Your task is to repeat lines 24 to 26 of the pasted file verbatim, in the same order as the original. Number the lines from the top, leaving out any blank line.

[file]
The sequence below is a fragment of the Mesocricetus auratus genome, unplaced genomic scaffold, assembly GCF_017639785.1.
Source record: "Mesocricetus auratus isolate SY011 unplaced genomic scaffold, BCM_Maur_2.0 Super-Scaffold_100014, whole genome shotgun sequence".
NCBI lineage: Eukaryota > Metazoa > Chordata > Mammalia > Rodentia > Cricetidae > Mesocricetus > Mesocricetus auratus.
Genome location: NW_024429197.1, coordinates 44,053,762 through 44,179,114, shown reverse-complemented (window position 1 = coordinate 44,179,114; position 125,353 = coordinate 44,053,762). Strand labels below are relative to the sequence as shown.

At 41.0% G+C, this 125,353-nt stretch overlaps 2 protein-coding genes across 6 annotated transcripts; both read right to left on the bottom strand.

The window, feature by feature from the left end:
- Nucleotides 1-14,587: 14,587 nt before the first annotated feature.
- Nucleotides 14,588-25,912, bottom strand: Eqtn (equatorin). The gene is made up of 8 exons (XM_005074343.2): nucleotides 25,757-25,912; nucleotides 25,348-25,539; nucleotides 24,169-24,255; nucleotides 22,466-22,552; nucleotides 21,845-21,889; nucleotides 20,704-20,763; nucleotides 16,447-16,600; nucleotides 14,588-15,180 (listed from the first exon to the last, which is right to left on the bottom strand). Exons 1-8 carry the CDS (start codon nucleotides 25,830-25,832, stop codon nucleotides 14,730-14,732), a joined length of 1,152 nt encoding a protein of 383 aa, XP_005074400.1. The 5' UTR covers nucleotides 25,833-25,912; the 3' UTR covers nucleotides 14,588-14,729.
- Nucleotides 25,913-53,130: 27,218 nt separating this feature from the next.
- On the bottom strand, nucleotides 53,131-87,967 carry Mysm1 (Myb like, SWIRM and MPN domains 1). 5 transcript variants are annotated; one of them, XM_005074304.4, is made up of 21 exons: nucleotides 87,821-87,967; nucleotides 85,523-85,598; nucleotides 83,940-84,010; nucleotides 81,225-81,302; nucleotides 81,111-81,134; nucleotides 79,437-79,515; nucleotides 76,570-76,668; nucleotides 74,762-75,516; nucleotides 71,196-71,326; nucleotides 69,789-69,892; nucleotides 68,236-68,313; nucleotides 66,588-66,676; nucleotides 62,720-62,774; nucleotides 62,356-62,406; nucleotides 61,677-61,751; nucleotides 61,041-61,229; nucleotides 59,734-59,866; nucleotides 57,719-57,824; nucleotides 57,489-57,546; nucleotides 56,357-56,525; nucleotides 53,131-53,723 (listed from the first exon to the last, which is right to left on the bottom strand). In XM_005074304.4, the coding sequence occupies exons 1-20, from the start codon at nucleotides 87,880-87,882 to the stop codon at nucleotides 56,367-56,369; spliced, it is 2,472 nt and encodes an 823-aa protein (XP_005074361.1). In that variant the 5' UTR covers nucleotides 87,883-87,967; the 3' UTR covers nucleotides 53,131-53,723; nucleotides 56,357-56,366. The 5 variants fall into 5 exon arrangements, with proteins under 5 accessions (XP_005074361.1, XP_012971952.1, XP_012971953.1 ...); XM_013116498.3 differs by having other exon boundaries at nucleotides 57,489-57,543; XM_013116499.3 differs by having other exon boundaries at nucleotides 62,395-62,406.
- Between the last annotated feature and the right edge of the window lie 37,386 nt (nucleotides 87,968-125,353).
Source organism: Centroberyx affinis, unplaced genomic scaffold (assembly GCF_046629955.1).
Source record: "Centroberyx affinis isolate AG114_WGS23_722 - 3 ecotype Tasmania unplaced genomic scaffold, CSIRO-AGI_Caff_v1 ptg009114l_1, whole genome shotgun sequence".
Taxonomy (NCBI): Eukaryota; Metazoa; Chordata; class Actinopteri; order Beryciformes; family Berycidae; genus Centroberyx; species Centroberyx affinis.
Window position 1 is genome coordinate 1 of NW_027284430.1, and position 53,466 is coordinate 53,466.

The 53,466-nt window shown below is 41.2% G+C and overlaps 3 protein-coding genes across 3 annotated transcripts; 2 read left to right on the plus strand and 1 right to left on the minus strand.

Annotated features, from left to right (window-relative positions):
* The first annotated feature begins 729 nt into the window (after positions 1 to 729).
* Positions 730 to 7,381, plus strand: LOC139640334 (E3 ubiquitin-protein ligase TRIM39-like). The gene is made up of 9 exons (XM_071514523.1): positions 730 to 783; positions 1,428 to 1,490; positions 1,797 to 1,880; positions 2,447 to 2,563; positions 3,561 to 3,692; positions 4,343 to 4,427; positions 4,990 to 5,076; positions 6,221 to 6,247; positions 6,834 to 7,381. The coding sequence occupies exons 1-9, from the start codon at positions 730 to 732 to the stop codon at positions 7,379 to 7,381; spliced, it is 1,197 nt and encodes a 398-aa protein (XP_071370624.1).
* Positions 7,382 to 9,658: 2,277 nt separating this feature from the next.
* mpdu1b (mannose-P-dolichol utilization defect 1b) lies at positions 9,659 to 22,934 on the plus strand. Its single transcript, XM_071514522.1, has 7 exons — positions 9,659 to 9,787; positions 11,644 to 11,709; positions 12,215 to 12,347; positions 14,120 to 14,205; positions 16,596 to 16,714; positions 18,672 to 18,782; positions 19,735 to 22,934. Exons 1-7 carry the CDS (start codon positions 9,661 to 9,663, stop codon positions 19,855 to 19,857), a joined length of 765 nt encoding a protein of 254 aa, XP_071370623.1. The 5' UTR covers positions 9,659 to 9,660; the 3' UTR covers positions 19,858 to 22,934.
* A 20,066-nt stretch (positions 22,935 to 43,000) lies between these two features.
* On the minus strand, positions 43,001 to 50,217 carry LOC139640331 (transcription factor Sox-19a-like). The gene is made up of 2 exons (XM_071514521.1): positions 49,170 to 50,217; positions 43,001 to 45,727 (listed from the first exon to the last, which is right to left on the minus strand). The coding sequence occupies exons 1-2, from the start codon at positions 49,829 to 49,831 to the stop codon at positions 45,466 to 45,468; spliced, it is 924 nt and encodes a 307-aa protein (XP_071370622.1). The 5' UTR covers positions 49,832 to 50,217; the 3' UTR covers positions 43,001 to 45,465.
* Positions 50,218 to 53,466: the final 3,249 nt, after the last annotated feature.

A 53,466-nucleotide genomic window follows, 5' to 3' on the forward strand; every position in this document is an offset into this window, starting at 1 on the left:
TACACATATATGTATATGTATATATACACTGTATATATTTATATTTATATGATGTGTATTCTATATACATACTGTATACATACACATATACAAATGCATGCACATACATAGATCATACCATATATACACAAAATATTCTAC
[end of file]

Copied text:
* Positions 50,218 to 53,466: the final 3,249 nt, after the last annotated feature.

A 53,466-nucleotide genomic window follows, 5' to 3' on the forward strand; every position in this document is an offset into this window, starting at 1 on the left:
TACACATATATGTATATGTATATATACACTGTATATATTTATATTTATATGATGTGTATTCTATATACATACTGTATACATACACATATACAAATGCATGCACATACATAGATCATACCATATATACACAAAATATTCTAC